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An idea is nothing unless you take that first step

person holding a clear lightbulb against the backdrop of a sky

Ping! The idea.

This is the birth-point. When it all starts. When the key is put into the ignition and the car starts. This is when you have the idea, spot the market need, see the gap that needs to be filled, when you have the aha! moment.

Or, like me, a vague sense of destiny, a calling to make your little corner of the world a better place by building a successful business and going on a quest to find it. And for many of us, it comes in different ways—a dream, a tragedy, an unfulfilled need, from a book or from countless other sources.

As I write this, my daughter, Nshira, has just won the most outstanding enterprising student in her key stage group in the whole of the UK for 2021.

Her idea is incredibly simple, which most brilliant inventions seem to be—a subscription model app which showcases the rich diversity of the world to a paying customer—in an age where so much information is freely available, but so little learning is done; an age where we seem to have lost all sense of sharing, of listening, of understanding, of reaching out across the aisle.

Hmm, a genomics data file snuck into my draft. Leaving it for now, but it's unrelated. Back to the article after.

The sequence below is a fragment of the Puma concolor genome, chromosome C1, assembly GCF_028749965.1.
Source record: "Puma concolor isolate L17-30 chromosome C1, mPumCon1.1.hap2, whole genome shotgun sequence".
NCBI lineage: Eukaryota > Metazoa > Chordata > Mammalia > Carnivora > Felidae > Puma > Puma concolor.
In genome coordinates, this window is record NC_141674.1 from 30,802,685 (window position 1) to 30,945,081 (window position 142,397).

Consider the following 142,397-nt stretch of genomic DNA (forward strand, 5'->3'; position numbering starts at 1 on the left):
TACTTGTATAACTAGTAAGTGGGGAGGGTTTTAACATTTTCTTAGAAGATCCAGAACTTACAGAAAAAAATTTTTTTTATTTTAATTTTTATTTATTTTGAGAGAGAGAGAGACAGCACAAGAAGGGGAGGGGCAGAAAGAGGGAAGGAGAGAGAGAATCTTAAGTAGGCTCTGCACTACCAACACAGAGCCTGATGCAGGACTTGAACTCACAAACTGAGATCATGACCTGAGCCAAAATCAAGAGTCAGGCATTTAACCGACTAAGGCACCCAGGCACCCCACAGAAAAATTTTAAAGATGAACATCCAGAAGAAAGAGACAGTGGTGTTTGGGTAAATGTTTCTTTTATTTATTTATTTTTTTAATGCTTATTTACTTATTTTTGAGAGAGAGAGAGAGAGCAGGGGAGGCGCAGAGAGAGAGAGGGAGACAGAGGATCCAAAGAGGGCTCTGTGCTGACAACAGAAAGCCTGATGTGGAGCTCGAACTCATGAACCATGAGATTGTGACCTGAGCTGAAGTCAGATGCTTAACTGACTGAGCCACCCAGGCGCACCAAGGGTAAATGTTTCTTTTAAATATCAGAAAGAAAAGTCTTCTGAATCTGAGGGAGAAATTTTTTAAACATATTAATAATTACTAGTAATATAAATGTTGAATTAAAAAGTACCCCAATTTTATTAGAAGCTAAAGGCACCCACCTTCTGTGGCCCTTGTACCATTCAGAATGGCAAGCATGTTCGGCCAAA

As a father, I am incredibly proud, of course. But it also highlights a very obvious fact—the idea is not the issue.

How likely is it that my daughter can turn this idea she birthed with her team into a million-dollar thriving business that solves one of the world’s pressing problems—racism, bigotry, and distrust?

What are the odds that two years from now that idea will be buried in the bowels of her Lenovo laptop under a pile of documents, subjects, downloads, and papers in preparation for her A-levels? That the award she received would just be gathering dust on her shelf beside one of her most prized possessions, a vinyl by Tyler the Creator? The idea is not the issue.

Chances are that if you’ve picked up my book, or you have had to buy it for a course, you have a good idea of the business you want to start.

But even if you don’t, it’s okay because it will find you. How do you know it’s the one? Your heart beats faster every time it comes to you. It scares you to death, but you are strangely convinced and compelled. It keeps you up in the dead of night. It tells you that there is something more, that you weren’t made for the mundane, simple life you’re now living.

For Tony Kofi, the famous award-winning Ghanaian-British saxophonist, the prospect of death literally turned his life around.

It was spring 1981, and the 16-year-old carpentry apprentice in Nottingham, England was working on replacing the old roof of a house. He wanted to impress so badly that he offered to work during his lunch break.

He was three stories high and was sawing a two-by-four length of wood. “I didn’t saw it properly, and it splintered,” he recalls, speaking on a recent podcast on BBC Sounds with Jane Garvey.

“It caught my sleeve and took me down,” he added.

He began to fall. He thought to himself, “I’m going to die. There’s no way I can survive this.” So, he completely relaxed, let go, and closed his eyes.